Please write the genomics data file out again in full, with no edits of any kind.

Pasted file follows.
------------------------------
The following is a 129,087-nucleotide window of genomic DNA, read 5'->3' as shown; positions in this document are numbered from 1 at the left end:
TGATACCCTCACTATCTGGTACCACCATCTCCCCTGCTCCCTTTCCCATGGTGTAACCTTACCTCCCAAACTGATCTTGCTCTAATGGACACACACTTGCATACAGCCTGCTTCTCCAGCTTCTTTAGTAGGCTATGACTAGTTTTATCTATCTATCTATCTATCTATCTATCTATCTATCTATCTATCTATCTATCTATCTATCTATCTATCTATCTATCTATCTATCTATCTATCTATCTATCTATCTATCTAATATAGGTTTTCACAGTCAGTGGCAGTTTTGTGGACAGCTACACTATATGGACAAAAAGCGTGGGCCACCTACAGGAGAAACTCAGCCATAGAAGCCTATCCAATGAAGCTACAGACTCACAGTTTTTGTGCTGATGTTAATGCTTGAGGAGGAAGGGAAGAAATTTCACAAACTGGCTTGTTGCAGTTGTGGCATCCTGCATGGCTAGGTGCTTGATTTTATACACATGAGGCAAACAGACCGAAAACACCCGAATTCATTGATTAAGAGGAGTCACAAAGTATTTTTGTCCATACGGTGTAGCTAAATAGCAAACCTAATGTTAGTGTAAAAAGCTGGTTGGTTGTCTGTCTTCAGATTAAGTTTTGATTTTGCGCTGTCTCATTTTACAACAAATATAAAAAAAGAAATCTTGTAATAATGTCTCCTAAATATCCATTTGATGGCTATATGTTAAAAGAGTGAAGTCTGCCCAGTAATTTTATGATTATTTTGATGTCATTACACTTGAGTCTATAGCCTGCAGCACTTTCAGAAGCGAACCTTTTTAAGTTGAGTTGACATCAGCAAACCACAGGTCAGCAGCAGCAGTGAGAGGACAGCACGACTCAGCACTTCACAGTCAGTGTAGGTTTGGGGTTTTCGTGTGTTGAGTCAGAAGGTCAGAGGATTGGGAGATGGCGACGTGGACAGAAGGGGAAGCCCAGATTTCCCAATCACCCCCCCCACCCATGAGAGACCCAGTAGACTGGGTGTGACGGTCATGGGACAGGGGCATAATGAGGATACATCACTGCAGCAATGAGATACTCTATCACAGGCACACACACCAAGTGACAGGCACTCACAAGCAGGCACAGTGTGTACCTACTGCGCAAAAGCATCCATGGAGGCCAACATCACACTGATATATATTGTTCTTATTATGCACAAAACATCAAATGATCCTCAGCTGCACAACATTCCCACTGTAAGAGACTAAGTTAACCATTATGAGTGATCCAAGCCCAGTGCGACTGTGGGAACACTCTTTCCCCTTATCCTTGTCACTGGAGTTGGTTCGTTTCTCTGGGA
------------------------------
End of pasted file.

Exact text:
The following is a 129,087-nucleotide window of genomic DNA, read 5'->3' as shown; positions in this document are numbered from 1 at the left end:
TGATACCCTCACTATCTGGTACCACCATCTCCCCTGCTCCCTTTCCCATGGTGTAACCTTACCTCCCAAACTGATCTTGCTCTAATGGACACACACTTGCATACAGCCTGCTTCTCCAGCTTCTTTAGTAGGCTATGACTAGTTTTATCTATCTATCTATCTATCTATCTATCTATCTATCTATCTATCTATCTATCTATCTATCTATCTATCTATCTATCTATCTATCTATCTATCTATCTATCTATCTATCTAATATAGGTTTTCACAGTCAGTGGCAGTTTTGTGGACAGCTACACTATATGGACAAAAAGCGTGGGCCACCTACAGGAGAAACTCAGCCATAGAAGCCTATCCAATGAAGCTACAGACTCACAGTTTTTGTGCTGATGTTAATGCTTGAGGAGGAAGGGAAGAAATTTCACAAACTGGCTTGTTGCAGTTGTGGCATCCTGCATGGCTAGGTGCTTGATTTTATACACATGAGGCAAACAGACCGAAAACACCCGAATTCATTGATTAAGAGGAGTCACAAAGTATTTTTGTCCATACGGTGTAGCTAAATAGCAAACCTAATGTTAGTGTAAAAAGCTGGTTGGTTGTCTGTCTTCAGATTAAGTTTTGATTTTGCGCTGTCTCATTTTACAACAAATATAAAAAAAGAAATCTTGTAATAATGTCTCCTAAATATCCATTTGATGGCTATATGTTAAAAGAGTGAAGTCTGCCCAGTAATTTTATGATTATTTTGATGTCATTACACTTGAGTCTATAGCCTGCAGCACTTTCAGAAGCGAACCTTTTTAAGTTGAGTTGACATCAGCAAACCACAGGTCAGCAGCAGCAGTGAGAGGACAGCACGACTCAGCACTTCACAGTCAGTGTAGGTTTGGGGTTTTCGTGTGTTGAGTCAGAAGGTCAGAGGATTGGGAGATGGCGACGTGGACAGAAGGGGAAGCCCAGATTTCCCAATCACCCCCCCCACCCATGAGAGACCCAGTAGACTGGGTGTGACGGTCATGGGACAGGGGCATAATGAGGATACATCACTGCAGCAATGAGATACTCTATCACAGGCACACACACCAAGTGACAGGCACTCACAAGCAGGCACAGTGTGTACCTACTGCGCAAAAGCATCCATGGAGGCCAACATCACACTGATATATATTGTTCTTATTATGCACAAAACATCAAATGATCCTCAGCTGCACAACATTCCCACTGTAAGAGACTAAGTTAACCATTATGAGTGATCCAAGCCCAGTGCGACTGTGGGAACACTCTTTCCCCTTATCCTTGTCACTGGAGTTGGTTCGTTTCTCTGGGA